On January 18, MAPC hosted a packed house for Slow Down! Speed Reduction Strategies for Vibrant Communities. The room was filled with bicycle and pedestrian advocates, local planners and public works staff, public health professionals, transportation engineers, elected officials, and local law enforcement. You can view all of the powerpoint presentations from the event below
Better health and greater wealth
After a welcome from MAPC Deputy Director Joel Barrera, Wendy Landman of WalkBoston kicked off the event with a presentation entitled “Good Walking is Good Business.”
Wendy showed how slower traffic speeds translate into more walkable, bikeable neighborhoods and fewer miles traveled by car; the associated increase in walking and biking improves health and lowers health care costs for families, employers, and the Commonwealth. People who drive less also spend less on transportation costs, so they have more disposable income—and they’re more likely to spend it at local businesses in walkable, bikeable neighborhoods. Finally, people increasingly want to live in places with lower speeds and better walking and biking facilities—especially young professionals and families, and aging baby boomers—meaning that lower speeds can lead to higher real estate values.
Reduction in crashes and injuries
Next, Scott Bricker of America Walks talked about local and statewide efforts to lower speeds from around the country, including the state of Oregon, which allowed lower speed limits (20 mph) on all low-volume neighborhood streets; and New York City, where neighborhoods can opt-in to 20 mph zones. Scott showed many examples of neighborhoods posting their own unofficial speed signs to demonstrate that people prefer lower speeds. People prefer lower speeds for a reason: lowering speeds to 20 mph reduces crashes by 42%, and reduces fatalities and serious injuries by 46%.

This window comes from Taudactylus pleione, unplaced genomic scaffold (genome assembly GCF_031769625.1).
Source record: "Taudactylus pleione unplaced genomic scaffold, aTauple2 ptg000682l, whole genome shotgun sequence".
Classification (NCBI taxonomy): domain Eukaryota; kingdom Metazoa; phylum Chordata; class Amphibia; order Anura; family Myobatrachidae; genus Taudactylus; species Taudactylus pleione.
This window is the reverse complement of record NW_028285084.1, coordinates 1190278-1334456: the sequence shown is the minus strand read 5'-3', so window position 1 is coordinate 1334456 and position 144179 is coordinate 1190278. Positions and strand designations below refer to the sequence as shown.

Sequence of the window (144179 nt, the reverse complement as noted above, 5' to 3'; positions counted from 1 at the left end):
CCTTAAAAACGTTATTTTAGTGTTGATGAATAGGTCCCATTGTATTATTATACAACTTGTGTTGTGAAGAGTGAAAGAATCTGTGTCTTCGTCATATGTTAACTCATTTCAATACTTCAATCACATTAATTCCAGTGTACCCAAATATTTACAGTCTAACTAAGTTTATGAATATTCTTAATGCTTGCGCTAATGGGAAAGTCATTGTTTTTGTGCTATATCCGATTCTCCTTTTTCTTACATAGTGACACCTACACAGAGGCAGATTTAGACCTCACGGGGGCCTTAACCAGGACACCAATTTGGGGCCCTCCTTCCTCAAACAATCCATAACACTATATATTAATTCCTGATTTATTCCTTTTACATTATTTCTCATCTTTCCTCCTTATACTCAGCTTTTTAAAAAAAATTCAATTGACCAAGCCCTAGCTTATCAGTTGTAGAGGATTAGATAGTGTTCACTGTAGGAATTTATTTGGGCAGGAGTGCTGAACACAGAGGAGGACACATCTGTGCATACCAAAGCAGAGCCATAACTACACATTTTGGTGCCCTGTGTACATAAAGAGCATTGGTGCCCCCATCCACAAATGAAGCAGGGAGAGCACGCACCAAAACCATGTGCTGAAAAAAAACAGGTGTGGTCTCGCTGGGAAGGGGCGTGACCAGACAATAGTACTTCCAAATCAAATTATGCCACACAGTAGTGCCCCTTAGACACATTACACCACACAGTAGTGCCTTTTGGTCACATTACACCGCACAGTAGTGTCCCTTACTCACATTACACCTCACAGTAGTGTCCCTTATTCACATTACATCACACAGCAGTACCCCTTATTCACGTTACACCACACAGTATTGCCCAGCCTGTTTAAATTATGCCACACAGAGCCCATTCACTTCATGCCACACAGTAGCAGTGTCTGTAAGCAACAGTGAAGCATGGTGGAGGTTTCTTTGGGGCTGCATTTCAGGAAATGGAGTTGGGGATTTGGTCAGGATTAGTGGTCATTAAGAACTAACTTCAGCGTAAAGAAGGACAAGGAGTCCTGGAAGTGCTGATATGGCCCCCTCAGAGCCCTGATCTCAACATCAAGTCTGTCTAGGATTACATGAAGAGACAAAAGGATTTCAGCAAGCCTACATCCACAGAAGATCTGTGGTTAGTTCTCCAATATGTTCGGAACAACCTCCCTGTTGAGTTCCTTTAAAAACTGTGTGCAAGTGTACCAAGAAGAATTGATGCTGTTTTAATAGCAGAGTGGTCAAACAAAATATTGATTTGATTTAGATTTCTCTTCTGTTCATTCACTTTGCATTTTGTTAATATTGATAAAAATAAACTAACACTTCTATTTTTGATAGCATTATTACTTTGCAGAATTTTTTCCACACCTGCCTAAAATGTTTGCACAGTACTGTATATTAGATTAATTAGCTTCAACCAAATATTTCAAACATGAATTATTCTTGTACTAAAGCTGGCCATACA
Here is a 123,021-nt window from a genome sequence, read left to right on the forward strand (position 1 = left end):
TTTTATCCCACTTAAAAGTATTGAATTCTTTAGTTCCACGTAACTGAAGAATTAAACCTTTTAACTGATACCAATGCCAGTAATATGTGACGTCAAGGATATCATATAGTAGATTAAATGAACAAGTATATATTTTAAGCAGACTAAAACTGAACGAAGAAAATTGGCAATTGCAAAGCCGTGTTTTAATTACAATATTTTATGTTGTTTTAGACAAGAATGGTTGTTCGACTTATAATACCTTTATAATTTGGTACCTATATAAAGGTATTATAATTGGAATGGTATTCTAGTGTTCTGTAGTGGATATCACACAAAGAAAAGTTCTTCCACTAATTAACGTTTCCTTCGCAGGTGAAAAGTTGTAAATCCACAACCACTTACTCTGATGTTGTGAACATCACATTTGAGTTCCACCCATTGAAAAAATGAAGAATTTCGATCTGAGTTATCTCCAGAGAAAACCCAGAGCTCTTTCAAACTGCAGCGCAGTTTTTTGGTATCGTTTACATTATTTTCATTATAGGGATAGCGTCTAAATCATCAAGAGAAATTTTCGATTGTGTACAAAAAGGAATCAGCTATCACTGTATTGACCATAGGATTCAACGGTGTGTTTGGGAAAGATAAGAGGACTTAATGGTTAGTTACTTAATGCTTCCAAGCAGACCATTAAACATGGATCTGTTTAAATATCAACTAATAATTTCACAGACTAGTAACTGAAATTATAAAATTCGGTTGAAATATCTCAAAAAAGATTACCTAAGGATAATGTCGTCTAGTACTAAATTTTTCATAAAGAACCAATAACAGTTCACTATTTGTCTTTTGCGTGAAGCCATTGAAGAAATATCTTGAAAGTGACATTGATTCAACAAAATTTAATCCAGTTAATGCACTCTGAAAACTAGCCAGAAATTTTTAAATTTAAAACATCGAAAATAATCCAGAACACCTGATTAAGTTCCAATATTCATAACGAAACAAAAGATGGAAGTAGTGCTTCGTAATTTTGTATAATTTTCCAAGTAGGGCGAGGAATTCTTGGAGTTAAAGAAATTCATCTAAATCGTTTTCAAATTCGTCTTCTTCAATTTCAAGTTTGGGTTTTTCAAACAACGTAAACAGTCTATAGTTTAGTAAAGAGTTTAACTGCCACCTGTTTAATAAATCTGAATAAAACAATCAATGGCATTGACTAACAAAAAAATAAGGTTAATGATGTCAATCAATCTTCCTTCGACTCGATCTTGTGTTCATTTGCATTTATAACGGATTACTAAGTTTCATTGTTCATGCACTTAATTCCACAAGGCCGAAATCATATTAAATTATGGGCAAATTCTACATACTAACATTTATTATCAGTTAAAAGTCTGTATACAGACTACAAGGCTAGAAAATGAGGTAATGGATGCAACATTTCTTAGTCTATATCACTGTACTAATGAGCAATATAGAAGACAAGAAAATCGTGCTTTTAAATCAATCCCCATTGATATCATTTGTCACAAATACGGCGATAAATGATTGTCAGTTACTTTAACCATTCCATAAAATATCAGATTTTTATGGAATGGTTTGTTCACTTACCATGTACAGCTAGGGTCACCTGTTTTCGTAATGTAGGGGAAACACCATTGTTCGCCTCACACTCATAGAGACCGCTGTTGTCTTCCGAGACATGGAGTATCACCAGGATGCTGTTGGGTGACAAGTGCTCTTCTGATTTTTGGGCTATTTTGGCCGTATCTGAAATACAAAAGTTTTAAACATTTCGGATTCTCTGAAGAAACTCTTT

What should MA do?
Dr. Rune Elvik of the Institute of Transportation Economics in Oslo, Norway, spoke next about how speed limits affect actual traffic speeds. As expected, lowering speed limits leads to a decrease in the average actual traffic speed—and raising speed limits leads to faster traffic. However, actual speeds decrease only a fraction of any decrease in the speed limit. For example, lowering the speed limit by 5 mph is likely to cause a decrease of only 1.8 mph in the actual speed of traffic. For this reason, it is important to use other methods of traffic calming, such as speed bumps, narrower lanes, and other physical changes to the road design.
Neil Boudreau from MassDOT talked about how speed limits are determined in Massachusetts, and the specific challenges faced by rural communities. Neil discussed a variety of strategies for lowering speeds even outside of urban areas, such as roundabouts, vehicle-activated speed displays, and different types of street markings intended to visually signal to drivers to slow down. Context is important—rural communities may not be able to lower speeds everywhere, but traffic calming in town centers, school zones, and other specific areas can make a big difference.
State Representative Denise Provost gave an impromptu summary of the speed limit legislation she has filed. One bill aims to lower the prevailing speed limit on certain local roads from 30mph to 25 mph. See the bill text (PDF)
Another other bill enables municipalities to create “senior safety zones. ” These would be similar to school zones,with designated areas where the speed is posted at 20 mph. These areas could be around senior housing, hospitals, nursing homes, and community centers. See the bill text (PDF).
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